FACT SHEET: Munroe Globemallow

Common Name
: Munroe Globemallow
Scientific Name: Sphaeralcea munroana
Family: Mallow Family (Malvaceae)
Distribution: northern Intermountain West
Habitat: desert and foothill habitats
Habit: perennial herb
Height: 1-3'
Spread: 1-3''
Foliage Color: gray green
Leaves: round, shallowly scalloped, alternate
Flower Color: orange
Flower Form: like miniature hollyhoks borne along elongate stems
Flowering Season: summer

Cultural Requirements: Requires full sun and well-drained soils. Fully cold-hardy. Very drought hardy (i.e., needs no supplemental water after establishment on the Wasatch Front), but tolerant of overwatering. Overwatering and overfertilizing cause rank weak growth--for a higher flower to foliage ratio, grow under sparse conditions. Plants do best with a lot of space--they do not compete well with grasses or other vigorous perennials.

Culture: Easily obtained from direct late fall seeding. At dispersal, seeds are hard, i.e., they do not take up water, and in nature they can live for many years in the ground. Nicking with a razor blade or rubbing on sandpaper breaks the hardseededness. The seeds germinate readily once water uptake takes place. Plants produced as container stock often flower the first year.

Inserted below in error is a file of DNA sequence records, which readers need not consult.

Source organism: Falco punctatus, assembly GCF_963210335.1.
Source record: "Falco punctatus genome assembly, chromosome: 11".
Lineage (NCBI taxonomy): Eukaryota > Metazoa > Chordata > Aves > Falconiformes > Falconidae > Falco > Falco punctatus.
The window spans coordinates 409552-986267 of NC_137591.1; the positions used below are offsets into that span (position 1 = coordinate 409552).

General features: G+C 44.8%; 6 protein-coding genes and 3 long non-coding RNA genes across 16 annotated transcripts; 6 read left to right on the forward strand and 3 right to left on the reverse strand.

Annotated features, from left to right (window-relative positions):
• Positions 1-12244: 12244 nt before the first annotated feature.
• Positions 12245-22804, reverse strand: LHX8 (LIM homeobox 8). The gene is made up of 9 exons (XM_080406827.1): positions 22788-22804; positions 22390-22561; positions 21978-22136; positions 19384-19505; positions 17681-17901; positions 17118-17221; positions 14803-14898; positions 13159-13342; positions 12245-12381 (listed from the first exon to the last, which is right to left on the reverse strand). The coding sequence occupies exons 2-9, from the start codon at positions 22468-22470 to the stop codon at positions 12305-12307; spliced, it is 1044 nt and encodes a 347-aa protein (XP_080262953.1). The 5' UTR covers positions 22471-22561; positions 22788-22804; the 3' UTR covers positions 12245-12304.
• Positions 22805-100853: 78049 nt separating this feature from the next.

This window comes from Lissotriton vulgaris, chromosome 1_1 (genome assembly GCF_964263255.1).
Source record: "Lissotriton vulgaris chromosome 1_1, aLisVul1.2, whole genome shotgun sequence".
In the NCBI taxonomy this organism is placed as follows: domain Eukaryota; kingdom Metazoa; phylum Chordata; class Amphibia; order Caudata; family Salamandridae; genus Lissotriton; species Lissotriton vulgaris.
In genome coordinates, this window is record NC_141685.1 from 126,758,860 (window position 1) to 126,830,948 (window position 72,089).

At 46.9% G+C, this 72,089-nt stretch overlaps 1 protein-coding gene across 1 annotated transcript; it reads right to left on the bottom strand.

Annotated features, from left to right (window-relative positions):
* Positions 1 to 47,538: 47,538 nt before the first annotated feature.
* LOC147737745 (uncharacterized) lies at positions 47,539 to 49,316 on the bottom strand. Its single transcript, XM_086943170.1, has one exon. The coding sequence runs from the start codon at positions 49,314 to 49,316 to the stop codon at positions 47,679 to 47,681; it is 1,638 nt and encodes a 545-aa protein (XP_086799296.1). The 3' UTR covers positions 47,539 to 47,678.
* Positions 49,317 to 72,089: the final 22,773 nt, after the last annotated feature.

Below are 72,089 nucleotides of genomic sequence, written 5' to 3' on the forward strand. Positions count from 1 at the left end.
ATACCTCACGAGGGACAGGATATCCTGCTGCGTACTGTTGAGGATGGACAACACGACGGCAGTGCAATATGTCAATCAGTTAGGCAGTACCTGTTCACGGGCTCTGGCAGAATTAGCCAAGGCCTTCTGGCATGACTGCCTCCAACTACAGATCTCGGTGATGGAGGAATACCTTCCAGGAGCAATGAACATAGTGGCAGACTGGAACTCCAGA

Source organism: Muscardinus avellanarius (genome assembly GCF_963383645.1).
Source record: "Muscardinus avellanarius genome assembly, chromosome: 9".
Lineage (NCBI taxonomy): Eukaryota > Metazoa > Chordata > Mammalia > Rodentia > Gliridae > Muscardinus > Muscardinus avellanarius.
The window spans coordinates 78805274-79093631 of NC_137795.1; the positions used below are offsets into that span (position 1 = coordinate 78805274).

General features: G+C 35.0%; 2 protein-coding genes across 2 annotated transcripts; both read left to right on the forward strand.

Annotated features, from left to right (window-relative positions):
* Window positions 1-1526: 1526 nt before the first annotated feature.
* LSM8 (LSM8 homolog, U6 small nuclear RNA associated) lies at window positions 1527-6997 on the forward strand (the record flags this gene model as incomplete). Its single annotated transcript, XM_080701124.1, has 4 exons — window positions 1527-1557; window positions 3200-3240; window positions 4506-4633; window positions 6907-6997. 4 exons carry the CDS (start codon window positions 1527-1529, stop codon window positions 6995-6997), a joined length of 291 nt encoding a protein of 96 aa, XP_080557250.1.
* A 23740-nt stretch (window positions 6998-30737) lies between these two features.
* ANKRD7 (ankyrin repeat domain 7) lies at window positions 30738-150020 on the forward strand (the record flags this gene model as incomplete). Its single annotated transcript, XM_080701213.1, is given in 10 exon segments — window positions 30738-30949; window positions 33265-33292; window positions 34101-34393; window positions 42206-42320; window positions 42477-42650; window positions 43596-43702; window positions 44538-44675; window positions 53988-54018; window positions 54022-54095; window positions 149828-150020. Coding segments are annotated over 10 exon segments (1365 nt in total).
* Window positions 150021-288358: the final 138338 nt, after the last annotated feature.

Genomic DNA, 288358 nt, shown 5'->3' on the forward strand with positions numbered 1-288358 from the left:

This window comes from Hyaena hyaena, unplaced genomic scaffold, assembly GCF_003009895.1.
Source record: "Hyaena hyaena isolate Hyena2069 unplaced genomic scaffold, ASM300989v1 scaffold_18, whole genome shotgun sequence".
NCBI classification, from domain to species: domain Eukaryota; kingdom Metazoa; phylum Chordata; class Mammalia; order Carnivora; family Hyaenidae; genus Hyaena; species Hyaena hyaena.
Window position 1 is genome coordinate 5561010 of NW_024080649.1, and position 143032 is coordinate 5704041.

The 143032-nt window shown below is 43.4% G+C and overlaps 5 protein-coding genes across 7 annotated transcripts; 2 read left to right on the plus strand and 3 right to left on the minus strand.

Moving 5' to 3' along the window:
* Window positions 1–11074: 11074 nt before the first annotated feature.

Uses and Notes of Interest: The globemallows are among the few natives with truly orange flowers. This is just one of several species with horticultural potential. All have similar cultural requirements, except for some Southwestern species that are not cold hardy. Globemallow flowers have the added attraction of a lovely, unusual fragrance, a little bit like orange blossoms. Seeds are readily collected by stripping the dried fruits, which resemble little wagonwheels with seeds between the spokes. Prolific seeders, globemallows freely reseed themselves into openings.